Pro-Palestine Protests: Providence, RI

by Liam Dunne '26 on November 10, 2023
News Co-Editor


On Saturday, Oct. 21, hundreds of people arrived at the Rhode Island State House in Providence to demonstrate their support for Palestine. Several speakers spoke to the audience for an hour at the state house before organizers from Rhode Island chapters of the Democratic Socialists of America (DSA) and the Party for Socialism and Liberation (PSL) led the protesters on a march across the city. Despite the rainy, miserable weather, attendants remained in protest for nearly four hours, from 1 p.m. to 5 p.m. Among the hundreds who attended the event, many were of Middle Eastern descent. Others were Jewish, such as Joel Reinstein, a member of the Rhode Island chapter’s Jewish Voice for Peace. According to Reinstein, “There’s no military solution that can do anything but continue a cycle of violence… It’s absolutely imperative that everyone in the United States raise their voices to demand a ceasefire.” This solidarity between some American Jews and American Muslims has been on display at each of the many similar protests occurring across the country, a cry for peaceful negotiation as opposed to bloody conflict. 

The march, led by Palestinian organizers as well as representatives from DSA and PSL, took protesters around the downtown area of the city before finally arriving at the Providence office of the Textron corporation. Textron is a defense company, and is one of many American defense corporations who has received a contract from the American government to supply weapons to Israel. This has always been a trend in America–when we become involved in a war, stock prices for defense companies surge. For example, Lockheed Martin, General Dynamics, and Northrop Grumman have seen significant increases in share prices between Oct. 6, the day Hamas attacked Israel, and Oct. 13, a week later. Lockheed Martin’s stock shares increased by about $43, with General Dynamics and Northrop Grumman stock increasing by about $24, and $67, respectively. American corporations such as these profit immensely from war, as conflict generally means a huge investment from the American government. For example, Raytheon Technologies and Lockheed Martin received a respective $25.4 billion and $44.5 billion contract for a combination of roughly $70 billion in 2022. These are just the top two companies that receive military contracts using American tax dollars. Compared to the defense corporations’ $70 billion, America offers the Agency for International Development (USAID) $58.5 billion. In the case of the Middle East, American funded weapons are often used to destroy the infrastructure that America then has to fund USAID to repair. In the case of Israel-Palestine, protestors at the march in Providence stood for many values, one of the most prominent being a condemnation of the American government’s use of their tax money to fund the bombing of Palestinian civilians in the Gaza strip. According to the United Nations, approximately 1,400 Israeli citizens have been killed since Oct. 7, while 5,087 Palestinians have been killed in Israel’s retaliation. 62 percent of Palestinian deaths have been women and children, and another 15,273 people have been injured.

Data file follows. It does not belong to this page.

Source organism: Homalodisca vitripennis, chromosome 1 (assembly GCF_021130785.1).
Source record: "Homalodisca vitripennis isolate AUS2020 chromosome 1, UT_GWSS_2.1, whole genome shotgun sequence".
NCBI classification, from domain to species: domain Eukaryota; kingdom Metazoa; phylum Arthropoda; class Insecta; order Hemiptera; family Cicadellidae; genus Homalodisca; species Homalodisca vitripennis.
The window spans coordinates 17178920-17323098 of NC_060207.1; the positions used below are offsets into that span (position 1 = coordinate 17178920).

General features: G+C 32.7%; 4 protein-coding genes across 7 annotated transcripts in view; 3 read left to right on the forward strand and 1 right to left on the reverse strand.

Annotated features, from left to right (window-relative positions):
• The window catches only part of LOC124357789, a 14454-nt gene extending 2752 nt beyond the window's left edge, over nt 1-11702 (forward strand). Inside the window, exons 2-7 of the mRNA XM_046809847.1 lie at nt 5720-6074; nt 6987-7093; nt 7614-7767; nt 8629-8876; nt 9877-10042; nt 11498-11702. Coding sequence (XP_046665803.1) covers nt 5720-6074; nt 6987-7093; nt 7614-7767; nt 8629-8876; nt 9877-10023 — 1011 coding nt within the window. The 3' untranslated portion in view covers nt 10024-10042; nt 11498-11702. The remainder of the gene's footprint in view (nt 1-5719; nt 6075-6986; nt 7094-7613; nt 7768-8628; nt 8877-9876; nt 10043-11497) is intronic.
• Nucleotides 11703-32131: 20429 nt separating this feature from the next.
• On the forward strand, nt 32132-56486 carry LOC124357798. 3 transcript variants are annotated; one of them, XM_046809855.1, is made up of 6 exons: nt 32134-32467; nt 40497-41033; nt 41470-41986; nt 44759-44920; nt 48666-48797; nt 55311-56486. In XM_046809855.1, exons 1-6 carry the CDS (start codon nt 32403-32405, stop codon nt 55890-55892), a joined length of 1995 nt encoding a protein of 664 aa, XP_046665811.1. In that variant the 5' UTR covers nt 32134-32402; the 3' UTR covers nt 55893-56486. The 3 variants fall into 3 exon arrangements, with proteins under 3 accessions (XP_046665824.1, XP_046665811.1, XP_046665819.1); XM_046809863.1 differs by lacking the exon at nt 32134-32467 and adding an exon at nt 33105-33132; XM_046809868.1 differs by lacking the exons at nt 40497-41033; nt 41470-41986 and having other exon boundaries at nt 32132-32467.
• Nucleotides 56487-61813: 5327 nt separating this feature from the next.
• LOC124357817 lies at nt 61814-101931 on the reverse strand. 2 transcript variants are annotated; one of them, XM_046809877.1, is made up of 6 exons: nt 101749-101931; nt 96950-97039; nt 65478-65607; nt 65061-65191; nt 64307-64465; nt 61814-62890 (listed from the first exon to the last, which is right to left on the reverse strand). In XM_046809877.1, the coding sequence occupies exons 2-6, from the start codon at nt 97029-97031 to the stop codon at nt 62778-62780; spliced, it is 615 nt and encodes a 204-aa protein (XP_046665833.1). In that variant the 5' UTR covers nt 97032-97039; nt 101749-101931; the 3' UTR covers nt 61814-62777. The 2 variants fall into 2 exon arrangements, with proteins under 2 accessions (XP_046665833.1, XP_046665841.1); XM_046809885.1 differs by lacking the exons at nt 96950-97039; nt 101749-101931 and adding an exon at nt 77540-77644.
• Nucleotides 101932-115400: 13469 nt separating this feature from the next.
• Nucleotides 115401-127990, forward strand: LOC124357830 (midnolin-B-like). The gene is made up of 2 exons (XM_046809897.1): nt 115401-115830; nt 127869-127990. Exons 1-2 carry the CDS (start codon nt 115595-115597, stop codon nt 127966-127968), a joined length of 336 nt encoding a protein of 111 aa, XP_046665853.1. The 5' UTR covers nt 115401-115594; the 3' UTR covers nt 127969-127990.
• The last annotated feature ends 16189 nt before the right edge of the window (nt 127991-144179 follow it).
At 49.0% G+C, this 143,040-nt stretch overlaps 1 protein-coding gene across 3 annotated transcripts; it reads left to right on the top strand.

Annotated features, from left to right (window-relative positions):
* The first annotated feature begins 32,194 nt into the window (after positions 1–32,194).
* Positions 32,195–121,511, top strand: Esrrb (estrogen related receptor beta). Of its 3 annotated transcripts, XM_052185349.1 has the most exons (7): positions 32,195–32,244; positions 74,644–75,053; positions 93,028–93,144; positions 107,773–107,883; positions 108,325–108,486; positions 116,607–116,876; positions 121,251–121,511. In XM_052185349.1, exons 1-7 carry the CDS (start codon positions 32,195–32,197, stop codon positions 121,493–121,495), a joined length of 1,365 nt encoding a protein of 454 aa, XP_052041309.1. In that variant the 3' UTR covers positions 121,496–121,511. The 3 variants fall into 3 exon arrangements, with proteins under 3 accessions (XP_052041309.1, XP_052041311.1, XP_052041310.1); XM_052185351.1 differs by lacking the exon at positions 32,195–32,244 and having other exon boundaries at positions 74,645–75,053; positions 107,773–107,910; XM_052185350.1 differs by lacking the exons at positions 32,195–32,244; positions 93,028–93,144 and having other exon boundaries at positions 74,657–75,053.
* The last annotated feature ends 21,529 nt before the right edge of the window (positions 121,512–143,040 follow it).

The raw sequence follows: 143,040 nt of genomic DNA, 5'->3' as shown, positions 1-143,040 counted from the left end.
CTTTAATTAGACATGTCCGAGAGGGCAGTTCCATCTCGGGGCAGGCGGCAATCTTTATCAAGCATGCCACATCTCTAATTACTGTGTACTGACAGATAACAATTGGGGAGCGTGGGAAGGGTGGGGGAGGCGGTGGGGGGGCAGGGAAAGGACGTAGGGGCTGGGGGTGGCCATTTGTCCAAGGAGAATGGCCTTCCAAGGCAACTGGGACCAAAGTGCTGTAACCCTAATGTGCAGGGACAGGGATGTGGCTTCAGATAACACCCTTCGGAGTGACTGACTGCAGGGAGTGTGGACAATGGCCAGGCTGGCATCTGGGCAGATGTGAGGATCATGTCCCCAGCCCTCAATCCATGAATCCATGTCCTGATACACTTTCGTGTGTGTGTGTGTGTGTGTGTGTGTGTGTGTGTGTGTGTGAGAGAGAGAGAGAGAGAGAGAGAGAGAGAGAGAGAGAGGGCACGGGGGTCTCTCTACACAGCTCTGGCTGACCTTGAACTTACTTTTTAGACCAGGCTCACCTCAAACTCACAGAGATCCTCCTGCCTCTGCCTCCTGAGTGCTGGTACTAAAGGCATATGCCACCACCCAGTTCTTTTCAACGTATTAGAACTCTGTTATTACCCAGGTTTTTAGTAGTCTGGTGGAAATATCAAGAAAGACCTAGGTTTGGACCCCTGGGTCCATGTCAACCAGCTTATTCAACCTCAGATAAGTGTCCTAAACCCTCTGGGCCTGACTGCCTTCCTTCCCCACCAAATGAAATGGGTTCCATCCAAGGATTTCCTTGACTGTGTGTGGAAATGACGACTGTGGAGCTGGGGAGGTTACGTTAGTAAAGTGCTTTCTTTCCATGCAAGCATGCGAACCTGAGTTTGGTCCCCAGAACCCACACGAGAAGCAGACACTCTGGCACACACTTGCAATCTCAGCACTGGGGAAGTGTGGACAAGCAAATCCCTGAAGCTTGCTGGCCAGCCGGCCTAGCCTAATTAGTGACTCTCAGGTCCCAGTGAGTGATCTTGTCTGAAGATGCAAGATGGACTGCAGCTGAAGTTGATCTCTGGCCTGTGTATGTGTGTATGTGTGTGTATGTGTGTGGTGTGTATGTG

The Israel-Palestine conflict is incredibly complex and controversial. A number of Americans have been fired from their jobs for allegedly advocating pro-Palestinian sentiments. Such statements have often been described as anti-semitic. The film Israelism, produced by American Jews Eric Axelmen and Sam Eilertsen, explores the difference between anti-semitism and criticizing a government’s military occupation, particularly in the case of Israel. According to the filmmakers, criticizing Israel for its forced dispossession of land and other human rights violations of the Palestinian people is not anti-semitic and is an entirely necessary criticism. Within the landscape of such a controversial conflict, protecting free speech may be incredibly important if all perspectives are addressed as they should be.